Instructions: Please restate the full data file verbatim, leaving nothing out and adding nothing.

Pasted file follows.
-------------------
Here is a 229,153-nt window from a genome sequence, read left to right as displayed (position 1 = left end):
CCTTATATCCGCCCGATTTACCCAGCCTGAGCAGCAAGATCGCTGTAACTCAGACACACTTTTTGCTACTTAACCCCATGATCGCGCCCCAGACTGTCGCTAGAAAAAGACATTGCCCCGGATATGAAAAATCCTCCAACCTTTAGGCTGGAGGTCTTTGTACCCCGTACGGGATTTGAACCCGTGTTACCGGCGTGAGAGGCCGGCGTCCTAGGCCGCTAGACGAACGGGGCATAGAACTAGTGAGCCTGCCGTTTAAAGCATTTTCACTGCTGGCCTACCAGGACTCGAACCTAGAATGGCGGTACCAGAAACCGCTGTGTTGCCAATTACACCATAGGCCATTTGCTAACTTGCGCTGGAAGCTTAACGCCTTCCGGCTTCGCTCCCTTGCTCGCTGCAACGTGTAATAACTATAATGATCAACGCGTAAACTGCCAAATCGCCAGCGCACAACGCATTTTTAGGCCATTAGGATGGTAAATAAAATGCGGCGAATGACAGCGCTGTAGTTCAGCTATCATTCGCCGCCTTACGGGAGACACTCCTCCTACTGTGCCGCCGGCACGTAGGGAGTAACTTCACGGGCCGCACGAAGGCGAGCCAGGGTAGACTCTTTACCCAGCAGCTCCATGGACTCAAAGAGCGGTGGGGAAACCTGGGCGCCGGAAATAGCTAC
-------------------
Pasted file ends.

Here is a 229,153-nt window from a genome sequence, read left to right as displayed (position 1 = left end):
CCTTATATCCGCCCGATTTACCCAGCCTGAGCAGCAAGATCGCTGTAACTCAGACACACTTTTTGCTACTTAACCCCATGATCGCGCCCCAGACTGTCGCTAGAAAAAGACATTGCCCCGGATATGAAAAATCCTCCAACCTTTAGGCTGGAGGTCTTTGTACCCCGTACGGGATTTGAACCCGTGTTACCGGCGTGAGAGGCCGGCGTCCTAGGCCGCTAGACGAACGGGGCATAGAACTAGTGAGCCTGCCGTTTAAAGCATTTTCACTGCTGGCCTACCAGGACTCGAACCTAGAATGGCGGTACCAGAAACCGCTGTGTTGCCAATTACACCATAGGCCATTTGCTAACTTGCGCTGGAAGCTTAACGCCTTCCGGCTTCGCTCCCTTGCTCGCTGCAACGTGTAATAACTATAATGATCAACGCGTAAACTGCCAAATCGCCAGCGCACAACGCATTTTTAGGCCATTAGGATGGTAAATAAAATGCGGCGAATGACAGCGCTGTAGTTCAGCTATCATTCGCCGCCTTACGGGAGACACTCCTCCTACTGTGCCGCCGGCACGTAGGGAGTAACTTCACGGGCCGCACGAAGGCGAGCCAGGGTAGACTCTTTACCCAGCAGCTCCATGGACTCAAAGAGCGGTGGGGAAACCTGGGCGCCGGAAATAGCTAC